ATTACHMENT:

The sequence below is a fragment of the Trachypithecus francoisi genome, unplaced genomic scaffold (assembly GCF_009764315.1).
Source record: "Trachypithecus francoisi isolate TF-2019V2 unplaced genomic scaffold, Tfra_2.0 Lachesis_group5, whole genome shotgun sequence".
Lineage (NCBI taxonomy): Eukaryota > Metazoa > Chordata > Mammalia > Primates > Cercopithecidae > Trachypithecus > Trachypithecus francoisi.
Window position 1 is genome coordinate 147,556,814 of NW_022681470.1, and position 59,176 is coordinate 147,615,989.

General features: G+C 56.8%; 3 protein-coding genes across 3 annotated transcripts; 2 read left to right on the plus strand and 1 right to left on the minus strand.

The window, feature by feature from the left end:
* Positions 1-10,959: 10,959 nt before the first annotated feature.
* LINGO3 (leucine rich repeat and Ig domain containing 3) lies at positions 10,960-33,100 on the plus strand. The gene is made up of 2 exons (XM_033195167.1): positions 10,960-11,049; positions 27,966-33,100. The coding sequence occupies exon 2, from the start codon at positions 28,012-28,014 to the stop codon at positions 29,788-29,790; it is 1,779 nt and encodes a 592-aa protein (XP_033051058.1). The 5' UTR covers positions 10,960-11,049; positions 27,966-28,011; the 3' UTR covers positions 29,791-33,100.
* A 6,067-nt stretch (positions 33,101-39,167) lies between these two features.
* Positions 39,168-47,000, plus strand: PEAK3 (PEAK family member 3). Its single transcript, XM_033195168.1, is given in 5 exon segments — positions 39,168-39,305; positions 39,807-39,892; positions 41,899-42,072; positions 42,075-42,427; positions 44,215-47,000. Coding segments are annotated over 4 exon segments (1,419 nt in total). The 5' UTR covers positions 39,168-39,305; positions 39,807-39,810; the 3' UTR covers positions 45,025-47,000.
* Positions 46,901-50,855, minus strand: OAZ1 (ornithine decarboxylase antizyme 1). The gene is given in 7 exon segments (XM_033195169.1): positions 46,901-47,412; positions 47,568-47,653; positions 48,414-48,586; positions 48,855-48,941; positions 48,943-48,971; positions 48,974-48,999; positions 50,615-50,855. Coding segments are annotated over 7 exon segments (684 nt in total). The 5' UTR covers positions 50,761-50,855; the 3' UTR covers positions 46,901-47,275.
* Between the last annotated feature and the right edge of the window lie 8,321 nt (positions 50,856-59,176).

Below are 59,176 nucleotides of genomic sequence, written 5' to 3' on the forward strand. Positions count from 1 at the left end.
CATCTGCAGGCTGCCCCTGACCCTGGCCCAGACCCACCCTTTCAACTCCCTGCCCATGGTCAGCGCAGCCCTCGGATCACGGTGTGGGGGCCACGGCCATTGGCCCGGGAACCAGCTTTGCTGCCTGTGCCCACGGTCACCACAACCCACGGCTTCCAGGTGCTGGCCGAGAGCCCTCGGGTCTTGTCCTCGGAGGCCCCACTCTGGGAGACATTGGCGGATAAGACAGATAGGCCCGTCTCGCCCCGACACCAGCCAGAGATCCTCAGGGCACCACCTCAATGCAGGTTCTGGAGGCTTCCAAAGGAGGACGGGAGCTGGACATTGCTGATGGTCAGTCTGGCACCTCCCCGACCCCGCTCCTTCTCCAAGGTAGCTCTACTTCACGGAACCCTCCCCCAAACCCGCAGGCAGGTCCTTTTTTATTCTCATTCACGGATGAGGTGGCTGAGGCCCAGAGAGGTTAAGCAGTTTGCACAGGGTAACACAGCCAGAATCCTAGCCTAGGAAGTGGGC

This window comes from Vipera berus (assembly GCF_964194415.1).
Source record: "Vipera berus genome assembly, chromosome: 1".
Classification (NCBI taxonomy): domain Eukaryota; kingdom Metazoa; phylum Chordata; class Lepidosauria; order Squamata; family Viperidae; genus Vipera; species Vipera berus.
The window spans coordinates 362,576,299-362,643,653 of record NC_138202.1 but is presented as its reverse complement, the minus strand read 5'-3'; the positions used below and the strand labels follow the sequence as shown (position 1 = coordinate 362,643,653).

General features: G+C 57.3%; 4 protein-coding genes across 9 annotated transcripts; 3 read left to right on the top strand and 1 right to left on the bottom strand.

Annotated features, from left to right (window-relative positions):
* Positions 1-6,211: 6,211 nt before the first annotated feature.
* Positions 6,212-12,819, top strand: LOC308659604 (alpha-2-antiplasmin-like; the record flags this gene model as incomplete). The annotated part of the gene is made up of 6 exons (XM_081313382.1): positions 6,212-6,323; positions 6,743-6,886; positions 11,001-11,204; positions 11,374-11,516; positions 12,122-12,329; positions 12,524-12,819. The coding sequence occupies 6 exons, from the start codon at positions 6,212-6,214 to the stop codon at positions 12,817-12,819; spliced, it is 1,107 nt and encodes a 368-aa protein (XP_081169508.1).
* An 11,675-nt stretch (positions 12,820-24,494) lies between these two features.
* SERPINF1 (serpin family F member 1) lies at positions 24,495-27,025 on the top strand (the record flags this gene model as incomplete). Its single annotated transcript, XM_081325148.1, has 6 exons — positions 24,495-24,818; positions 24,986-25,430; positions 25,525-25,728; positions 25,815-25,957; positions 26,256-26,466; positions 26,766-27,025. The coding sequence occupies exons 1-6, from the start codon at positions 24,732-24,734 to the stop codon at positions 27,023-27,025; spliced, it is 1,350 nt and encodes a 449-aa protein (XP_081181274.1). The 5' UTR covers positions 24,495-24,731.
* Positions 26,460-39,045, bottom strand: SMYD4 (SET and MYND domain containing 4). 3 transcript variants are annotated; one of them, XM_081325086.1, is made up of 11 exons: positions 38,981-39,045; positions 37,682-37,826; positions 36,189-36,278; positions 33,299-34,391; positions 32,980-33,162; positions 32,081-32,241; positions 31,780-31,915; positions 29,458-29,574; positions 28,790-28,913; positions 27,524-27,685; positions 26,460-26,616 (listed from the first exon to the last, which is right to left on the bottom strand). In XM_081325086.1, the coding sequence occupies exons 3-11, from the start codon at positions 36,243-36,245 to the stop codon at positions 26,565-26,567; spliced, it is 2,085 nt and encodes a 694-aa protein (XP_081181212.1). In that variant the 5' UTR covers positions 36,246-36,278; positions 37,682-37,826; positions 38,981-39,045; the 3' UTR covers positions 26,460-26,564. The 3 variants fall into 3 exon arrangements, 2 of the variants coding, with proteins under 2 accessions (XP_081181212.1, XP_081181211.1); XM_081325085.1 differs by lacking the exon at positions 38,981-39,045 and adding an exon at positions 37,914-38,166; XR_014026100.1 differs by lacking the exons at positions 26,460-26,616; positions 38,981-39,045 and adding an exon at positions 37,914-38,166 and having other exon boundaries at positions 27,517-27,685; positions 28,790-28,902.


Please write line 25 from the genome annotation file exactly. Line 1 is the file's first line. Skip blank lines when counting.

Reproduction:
* Positions 26,460-39,045, bottom strand: SMYD4 (SET and MYND domain containing 4). 3 transcript variants are annotated; one of them, XM_081325086.1, is made up of 11 exons: positions 38,981-39,045; positions 37,682-37,826; positions 36,189-36,278; positions 33,299-34,391; positions 32,980-33,162; positions 32,081-32,241; positions 31,780-31,915; positions 29,458-29,574; positions 28,790-28,913; positions 27,524-27,685; positions 26,460-26,616 (listed from the first exon to the last, which is right to left on the bottom strand). In XM_081325086.1, the coding sequence occupies exons 3-11, from the start codon at positions 36,243-36,245 to the stop codon at positions 26,565-26,567; spliced, it is 2,085 nt and encodes a 694-aa protein (XP_081181212.1). In that variant the 5' UTR covers positions 36,246-36,278; positions 37,682-37,826; positions 38,981-39,045; the 3' UTR covers positions 26,460-26,564. The 3 variants fall into 3 exon arrangements, 2 of the variants coding, with proteins under 2 accessions (XP_081181212.1, XP_081181211.1); XM_081325085.1 differs by lacking the exon at positions 38,981-39,045 and adding an exon at positions 37,914-38,166; XR_014026100.1 differs by lacking the exons at positions 26,460-26,616; positions 38,981-39,045 and adding an exon at positions 37,914-38,166 and having other exon boundaries at positions 27,517-27,685; positions 28,790-28,902.